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                    17 / 11 / 16

                    Are sober nights out in London the new frontier?

                    • "In the dead of night, in spite of the electric lights and the remnants of nightlife, London is an alien city"

                      Matthew Beaumont, author of ‘Nightwalking: A Nocturnal History of London’.

                    • It’s very true that, despite the fact that 80 per cent of Europe and North America no longer experiences “real” darkness, London, like any other city, undergoes a transformation at night.

                      The cover of nightfall has long been associated with nefarious activity, and perhaps rightly so: it’s a time when fewer people are around, a time for intoxication and rule bending. But studies continue to show that young people are drinking less and taking fewer drugs, though this doesn’t mean they’re tucked up in bed instead.

                    • Brands seem more keen than ever to ‘own’, ‘be’ or ‘run’ the night, with this sober twist: exploring the night with clear eyes and minds. Nescafé’s Azera ‘Coffee To Go’ advert follows a nighttime photographer capturing a city, iPhone 7’s ‘ Midnight’ shows nocturnal exploration on a number of levels, and sports brands like adidas are trying to entice consumers into nighttime running events. Even alcohol brands are looking to explore this idea, with Gianluca Di Tondo, senior director of the global Heineken brand introducing their new TVC ‘Moderate Drinkers Wanted’ noting that “Moderation is becoming cool.”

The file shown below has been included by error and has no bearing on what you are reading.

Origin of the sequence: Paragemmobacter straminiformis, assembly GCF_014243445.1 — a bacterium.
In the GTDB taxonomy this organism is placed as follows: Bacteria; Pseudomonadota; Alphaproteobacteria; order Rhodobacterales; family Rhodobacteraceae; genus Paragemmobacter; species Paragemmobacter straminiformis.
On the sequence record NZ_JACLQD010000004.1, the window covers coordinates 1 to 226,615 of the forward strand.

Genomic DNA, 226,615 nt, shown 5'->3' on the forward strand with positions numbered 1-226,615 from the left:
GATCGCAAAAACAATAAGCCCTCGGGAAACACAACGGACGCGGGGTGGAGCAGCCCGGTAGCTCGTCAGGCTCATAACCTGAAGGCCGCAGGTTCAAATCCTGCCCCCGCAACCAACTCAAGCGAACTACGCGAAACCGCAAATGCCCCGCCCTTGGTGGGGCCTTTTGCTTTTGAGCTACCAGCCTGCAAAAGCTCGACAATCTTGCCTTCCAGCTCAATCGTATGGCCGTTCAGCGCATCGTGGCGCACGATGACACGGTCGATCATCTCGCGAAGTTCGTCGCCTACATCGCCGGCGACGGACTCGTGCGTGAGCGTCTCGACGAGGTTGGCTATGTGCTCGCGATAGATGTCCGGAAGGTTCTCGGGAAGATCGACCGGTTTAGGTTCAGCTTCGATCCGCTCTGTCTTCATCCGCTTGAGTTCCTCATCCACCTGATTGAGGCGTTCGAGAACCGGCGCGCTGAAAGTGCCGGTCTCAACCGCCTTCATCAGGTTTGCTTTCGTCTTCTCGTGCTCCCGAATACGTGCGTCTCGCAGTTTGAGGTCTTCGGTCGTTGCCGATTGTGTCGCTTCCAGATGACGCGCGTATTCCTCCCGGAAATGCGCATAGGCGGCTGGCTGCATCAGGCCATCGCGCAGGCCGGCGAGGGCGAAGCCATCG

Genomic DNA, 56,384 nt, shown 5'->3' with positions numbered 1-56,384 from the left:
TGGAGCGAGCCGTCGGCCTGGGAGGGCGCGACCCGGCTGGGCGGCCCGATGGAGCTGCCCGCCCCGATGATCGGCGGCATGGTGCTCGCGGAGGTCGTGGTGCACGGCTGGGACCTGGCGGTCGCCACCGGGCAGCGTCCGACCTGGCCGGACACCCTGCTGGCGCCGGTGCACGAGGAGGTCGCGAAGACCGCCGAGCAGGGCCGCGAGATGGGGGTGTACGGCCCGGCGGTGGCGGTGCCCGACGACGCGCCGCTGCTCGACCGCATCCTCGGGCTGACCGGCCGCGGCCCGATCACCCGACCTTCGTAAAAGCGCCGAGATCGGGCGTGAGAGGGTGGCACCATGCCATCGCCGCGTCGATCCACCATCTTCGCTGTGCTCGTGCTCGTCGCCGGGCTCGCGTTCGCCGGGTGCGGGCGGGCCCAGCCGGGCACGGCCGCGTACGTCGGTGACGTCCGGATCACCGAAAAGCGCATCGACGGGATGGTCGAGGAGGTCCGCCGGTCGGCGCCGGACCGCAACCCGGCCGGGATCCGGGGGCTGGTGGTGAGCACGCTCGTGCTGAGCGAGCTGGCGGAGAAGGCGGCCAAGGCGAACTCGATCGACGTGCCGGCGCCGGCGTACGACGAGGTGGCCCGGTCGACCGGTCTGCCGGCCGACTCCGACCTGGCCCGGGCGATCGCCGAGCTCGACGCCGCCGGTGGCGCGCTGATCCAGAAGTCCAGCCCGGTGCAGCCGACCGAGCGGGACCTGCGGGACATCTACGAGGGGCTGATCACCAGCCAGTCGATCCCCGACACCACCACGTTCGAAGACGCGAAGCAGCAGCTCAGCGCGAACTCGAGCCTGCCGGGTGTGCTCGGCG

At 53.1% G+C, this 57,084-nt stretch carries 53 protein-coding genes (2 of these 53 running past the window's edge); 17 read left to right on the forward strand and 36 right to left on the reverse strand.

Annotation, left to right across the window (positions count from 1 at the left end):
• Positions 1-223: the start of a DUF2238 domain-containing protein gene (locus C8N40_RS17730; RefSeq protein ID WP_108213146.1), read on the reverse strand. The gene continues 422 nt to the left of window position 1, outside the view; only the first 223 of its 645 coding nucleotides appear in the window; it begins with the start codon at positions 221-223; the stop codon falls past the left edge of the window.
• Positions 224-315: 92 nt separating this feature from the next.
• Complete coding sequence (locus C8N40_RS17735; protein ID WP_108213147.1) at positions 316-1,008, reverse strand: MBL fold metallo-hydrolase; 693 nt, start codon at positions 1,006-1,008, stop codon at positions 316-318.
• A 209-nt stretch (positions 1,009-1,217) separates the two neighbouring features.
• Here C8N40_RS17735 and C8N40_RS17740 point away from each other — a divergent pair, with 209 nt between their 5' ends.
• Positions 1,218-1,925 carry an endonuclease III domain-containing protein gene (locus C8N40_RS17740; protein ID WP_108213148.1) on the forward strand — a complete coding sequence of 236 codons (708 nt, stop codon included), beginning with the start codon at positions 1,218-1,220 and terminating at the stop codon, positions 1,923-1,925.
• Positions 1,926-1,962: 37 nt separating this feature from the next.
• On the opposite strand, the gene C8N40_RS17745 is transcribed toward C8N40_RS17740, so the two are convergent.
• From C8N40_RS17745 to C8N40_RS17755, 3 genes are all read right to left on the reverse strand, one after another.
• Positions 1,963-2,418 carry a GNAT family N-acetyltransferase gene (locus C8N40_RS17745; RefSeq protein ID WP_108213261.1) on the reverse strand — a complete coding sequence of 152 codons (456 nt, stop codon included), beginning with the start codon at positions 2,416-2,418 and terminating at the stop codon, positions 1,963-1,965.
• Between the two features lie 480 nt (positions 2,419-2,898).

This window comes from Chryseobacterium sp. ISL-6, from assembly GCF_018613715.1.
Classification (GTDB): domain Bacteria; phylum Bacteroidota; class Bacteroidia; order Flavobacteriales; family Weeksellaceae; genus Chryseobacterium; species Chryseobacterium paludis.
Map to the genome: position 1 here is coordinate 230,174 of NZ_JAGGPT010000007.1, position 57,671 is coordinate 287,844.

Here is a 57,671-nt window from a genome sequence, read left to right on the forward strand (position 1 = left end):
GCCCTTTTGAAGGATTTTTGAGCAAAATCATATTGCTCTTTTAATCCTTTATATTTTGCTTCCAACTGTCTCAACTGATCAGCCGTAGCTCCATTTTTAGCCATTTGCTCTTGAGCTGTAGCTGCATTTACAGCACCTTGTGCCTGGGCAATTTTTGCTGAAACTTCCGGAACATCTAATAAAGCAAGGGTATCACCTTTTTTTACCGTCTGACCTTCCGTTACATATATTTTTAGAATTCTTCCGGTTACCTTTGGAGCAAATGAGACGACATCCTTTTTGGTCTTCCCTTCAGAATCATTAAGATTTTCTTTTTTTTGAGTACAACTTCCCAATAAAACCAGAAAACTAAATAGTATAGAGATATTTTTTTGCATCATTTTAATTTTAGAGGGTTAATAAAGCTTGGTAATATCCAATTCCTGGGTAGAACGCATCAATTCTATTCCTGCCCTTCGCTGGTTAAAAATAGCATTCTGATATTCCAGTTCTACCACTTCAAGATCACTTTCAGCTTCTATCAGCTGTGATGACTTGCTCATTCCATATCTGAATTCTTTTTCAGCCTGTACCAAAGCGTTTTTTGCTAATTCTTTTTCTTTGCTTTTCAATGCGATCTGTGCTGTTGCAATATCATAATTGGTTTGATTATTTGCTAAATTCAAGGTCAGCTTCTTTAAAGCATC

• A quick look at YouTube will show a new generation of urban explorers: filmed on phones and Go Pros, they are climbing fences, sneaking about in the dark and dodging security guards. It’s a fascinating habit in cities where more urban areas are becoming privatised, and nocturnal spaces, such as London’s Fabric or Amsterdam’s Trouw, are closing due to licensing pressures.

                      The sober night presents the perfect space for a new generation to own: one of opportunity and the unknown, with a healthy feeling of transgression and danger, even if most cities are safer than they have ever been.

                      As (Beaumont notes) the poet Rupert Brooke wrote “Cities, like cats, will reveal themselves at night.” For a generation that is supposedly obsessed with authenticity, this sounds like an attractive proposition.

                      Image source: TheRedBulletin

                      Article by Stuart Parson